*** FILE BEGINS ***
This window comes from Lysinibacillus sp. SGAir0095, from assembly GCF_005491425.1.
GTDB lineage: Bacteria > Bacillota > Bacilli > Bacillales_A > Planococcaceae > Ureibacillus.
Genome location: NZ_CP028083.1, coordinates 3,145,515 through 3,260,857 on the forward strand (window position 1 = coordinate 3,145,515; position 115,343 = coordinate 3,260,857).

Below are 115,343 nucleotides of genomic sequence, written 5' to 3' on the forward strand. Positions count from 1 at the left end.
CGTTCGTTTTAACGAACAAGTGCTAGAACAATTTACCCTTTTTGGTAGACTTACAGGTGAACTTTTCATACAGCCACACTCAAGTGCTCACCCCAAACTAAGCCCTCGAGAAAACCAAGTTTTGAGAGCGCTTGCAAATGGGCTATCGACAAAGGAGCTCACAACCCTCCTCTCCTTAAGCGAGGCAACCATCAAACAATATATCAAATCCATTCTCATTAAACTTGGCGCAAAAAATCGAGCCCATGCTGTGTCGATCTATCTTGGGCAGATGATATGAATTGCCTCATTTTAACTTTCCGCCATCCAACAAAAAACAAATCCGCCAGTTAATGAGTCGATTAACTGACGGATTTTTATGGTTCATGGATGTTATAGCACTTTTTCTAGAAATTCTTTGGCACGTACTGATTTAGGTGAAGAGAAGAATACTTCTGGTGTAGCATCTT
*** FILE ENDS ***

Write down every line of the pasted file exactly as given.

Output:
This window comes from Lysinibacillus sp. SGAir0095, from assembly GCF_005491425.1.
GTDB lineage: Bacteria > Bacillota > Bacilli > Bacillales_A > Planococcaceae > Ureibacillus.
Genome location: NZ_CP028083.1, coordinates 3,145,515 through 3,260,857 on the forward strand (window position 1 = coordinate 3,145,515; position 115,343 = coordinate 3,260,857).

Below are 115,343 nucleotides of genomic sequence, written 5' to 3' on the forward strand. Positions count from 1 at the left end.
CGTTCGTTTTAACGAACAAGTGCTAGAACAATTTACCCTTTTTGGTAGACTTACAGGTGAACTTTTCATACAGCCACACTCAAGTGCTCACCCCAAACTAAGCCCTCGAGAAAACCAAGTTTTGAGAGCGCTTGCAAATGGGCTATCGACAAAGGAGCTCACAACCCTCCTCTCCTTAAGCGAGGCAACCATCAAACAATATATCAAATCCATTCTCATTAAACTTGGCGCAAAAAATCGAGCCCATGCTGTGTCGATCTATCTTGGGCAGATGATATGAATTGCCTCATTTTAACTTTCCGCCATCCAACAAAAAACAAATCCGCCAGTTAATGAGTCGATTAACTGACGGATTTTTATGGTTCATGGATGTTATAGCACTTTTTCTAGAAATTCTTTGGCACGTACTGATTTAGGTGAAGAGAAGAATACTTCTGGTGTAGCATCTT